|Cut from HIV Test box (Donation?)
Feb 17, 2013
Hello Mr Glenn,
I have looked through the forum and found nothing like my situation. I have also looked through the recent questions and noticed that you seem to be the only one really answering questions recently, and for that I thank you.
I haven't been a long time user of this site, but it really means a lot to know that there is an expert out there willing to share his knowledge.
That being said, here's what happened: I bought the OraQuick at home HIV test from a local Walgreens, and when reaching into my backpack to grab an iPod charger, my finger got sliced open by the corner of the box.
Bad. It was moderately deep and bleeding pretty good. I got the bleeding to stop, but then a thought crossed my mind.
Seeing as I bought this test right off the shelf open to everybody, what if someone HIV+ had just handled it before I did? What if they sneezed on it or spat on it? Had a fresh cut on their hand?
Normally I would think very little of a cut like this, but the fact that it came from an HIV test box and that it was so deep really has got me worried? Should I postpone taking the test three months because of this, or am I just being paranoid? (there was no visible blood on the box)
I've read that it can't be transferred through a cut without excessive blood, but what about being transferred FROM a cut. As in being cut with a surface with HIV on it as opposed to HIV being put onto an already existent wound.
If you could give me a "yes you are at risk because..." or "no this is no risk because..." I'd be eternally grateful. I would really appreciate specifics of why or why not.
That's really the end to my main question, thank you so much for you're time!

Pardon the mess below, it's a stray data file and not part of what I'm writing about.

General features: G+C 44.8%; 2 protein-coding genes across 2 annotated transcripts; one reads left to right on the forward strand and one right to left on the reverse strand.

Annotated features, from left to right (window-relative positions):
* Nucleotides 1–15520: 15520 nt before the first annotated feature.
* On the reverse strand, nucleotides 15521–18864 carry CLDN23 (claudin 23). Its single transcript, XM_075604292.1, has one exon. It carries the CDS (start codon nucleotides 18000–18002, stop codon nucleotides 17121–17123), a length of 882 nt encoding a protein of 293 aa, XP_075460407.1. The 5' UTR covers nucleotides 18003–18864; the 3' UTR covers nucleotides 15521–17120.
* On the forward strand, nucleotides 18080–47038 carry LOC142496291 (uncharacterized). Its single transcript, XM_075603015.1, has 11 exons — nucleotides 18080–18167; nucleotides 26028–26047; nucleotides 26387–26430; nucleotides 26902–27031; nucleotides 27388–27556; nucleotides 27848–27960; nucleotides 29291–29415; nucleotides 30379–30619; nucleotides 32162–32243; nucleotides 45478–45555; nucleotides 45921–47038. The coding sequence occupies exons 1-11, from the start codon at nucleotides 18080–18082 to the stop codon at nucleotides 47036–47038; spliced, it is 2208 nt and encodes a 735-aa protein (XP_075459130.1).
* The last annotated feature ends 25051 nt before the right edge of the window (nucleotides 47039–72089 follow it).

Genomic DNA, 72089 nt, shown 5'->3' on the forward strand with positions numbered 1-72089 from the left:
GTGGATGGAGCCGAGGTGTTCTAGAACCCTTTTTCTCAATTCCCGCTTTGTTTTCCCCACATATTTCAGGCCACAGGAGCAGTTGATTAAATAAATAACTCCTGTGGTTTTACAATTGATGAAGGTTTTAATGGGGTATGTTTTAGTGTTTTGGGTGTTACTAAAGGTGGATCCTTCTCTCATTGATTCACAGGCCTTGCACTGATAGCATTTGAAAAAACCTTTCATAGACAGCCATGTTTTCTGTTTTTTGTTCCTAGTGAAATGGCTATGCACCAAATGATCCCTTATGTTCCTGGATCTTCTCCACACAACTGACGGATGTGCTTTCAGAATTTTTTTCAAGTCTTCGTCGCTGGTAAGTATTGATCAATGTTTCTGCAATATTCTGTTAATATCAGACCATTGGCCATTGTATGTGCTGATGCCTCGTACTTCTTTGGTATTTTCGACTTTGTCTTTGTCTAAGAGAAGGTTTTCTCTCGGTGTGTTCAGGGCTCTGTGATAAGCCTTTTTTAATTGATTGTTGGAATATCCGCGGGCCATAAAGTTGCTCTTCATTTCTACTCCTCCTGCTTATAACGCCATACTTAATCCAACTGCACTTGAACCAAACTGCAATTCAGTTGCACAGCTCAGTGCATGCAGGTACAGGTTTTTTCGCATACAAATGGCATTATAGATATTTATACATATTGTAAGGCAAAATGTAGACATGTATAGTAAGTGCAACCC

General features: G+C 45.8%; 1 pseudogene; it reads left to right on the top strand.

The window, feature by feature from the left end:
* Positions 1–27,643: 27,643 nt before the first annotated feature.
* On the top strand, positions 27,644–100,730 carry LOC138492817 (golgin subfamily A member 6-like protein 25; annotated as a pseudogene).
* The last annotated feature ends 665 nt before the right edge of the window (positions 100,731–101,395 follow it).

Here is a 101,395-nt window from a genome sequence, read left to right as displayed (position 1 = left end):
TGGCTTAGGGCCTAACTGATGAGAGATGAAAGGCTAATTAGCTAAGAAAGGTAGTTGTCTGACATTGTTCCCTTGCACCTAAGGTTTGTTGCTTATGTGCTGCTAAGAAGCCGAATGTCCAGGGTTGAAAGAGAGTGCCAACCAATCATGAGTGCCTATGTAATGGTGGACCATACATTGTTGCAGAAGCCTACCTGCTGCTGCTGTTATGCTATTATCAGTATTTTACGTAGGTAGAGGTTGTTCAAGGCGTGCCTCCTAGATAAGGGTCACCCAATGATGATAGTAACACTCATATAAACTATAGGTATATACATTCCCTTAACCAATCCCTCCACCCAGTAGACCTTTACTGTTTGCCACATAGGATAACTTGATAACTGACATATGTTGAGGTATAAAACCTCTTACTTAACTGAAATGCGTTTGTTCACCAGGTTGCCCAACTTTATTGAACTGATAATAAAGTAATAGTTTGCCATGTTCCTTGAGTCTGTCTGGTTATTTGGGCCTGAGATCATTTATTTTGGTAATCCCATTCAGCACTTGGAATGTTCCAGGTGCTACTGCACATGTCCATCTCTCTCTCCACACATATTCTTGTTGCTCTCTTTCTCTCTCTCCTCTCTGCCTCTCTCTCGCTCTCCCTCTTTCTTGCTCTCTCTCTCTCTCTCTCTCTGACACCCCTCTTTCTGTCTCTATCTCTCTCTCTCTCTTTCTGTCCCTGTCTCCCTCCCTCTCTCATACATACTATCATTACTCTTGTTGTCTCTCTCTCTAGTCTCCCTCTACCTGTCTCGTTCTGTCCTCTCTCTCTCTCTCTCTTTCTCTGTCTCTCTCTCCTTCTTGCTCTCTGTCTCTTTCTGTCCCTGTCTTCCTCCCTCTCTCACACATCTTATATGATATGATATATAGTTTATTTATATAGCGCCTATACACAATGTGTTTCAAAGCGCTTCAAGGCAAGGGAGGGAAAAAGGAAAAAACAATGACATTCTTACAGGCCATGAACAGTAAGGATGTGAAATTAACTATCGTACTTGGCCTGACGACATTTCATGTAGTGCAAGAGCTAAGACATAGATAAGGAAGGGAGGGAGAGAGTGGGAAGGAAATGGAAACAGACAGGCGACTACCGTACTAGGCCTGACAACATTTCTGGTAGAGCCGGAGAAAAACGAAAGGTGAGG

I was sad to hear of Dr Bob's passing, but I know he used to have a donation line of some kind? Is that still existent, and if so how could I contribute? I really think this is a great site and really appreciate what you are doing.
Just doing research about HIV in general I have these questions as well, but if you do not have the time to answer them please just ignore them and answer my main one. Thanks again!
From the forum here I've heard that spit is not a way of HIV transmission, but oral sex is? Even if the person giving the deed doesn't have bleeding gums per say?
Also, I have done some research and found completely conflicting results on how long HIV does live outside the body, hearing things from seconds to weeks. I realize it probably has to do with the concentration of the HIV virus and the environment, but on average how long would it last at room temperature (25 degrees Celsius)?
If you could clear this up for me as well, I'd be extremely grateful.
| Response from Mr. Glenn
Thanks for your curiosity,
I'm glad that our site has been helpful to you.
But there have been many questions similar, if not exactly the same as yours. Also, each and every one of our forum experts spends a lot of time finding the best ways to respond to the multitude of questions we receive. Even the questions that come up repeatedly. We understand that it can be very comforting to receive personalized answers.
Please feel free to continue sending any questions that you have! But also feel free to scan our archives for responses similar to yours. It can also be helpful to talk about some of these concerns with a medical doctor or even a mental health professional (if you're experiencing a significant amount of stress) face to face.
But on to your questions:
There is absolutely no risk from the situation with the box. HIV is not transmitted by sneezes, spit, or dry blood. The only fluids that can transmit HIV are (wet and fresh) blood, semen, vaginal fluid, and breast milk.
HIV can only be transmitted when a body fluid with HIV comes out of someone's body and goes immediately/directly inside of someone else's body. Because of this, people only get infected in specific ways.
Oral sex can be risky for HIV because of the possible presence of blood in the mouth. Oral sex is considered very low risk because, as you've implied, bleeding gums aren't something that happens so often.
As for how long HIV lives outside of the body, the most important thing to keep in mind is what I just mentioned: HIV basically needs to come out of someone's body and go right into someone else. HIV can't be transmitted from blood that's been lying around for instance. At room temperature, it's going to dry and be inactive very quick.
Hope all this helps,
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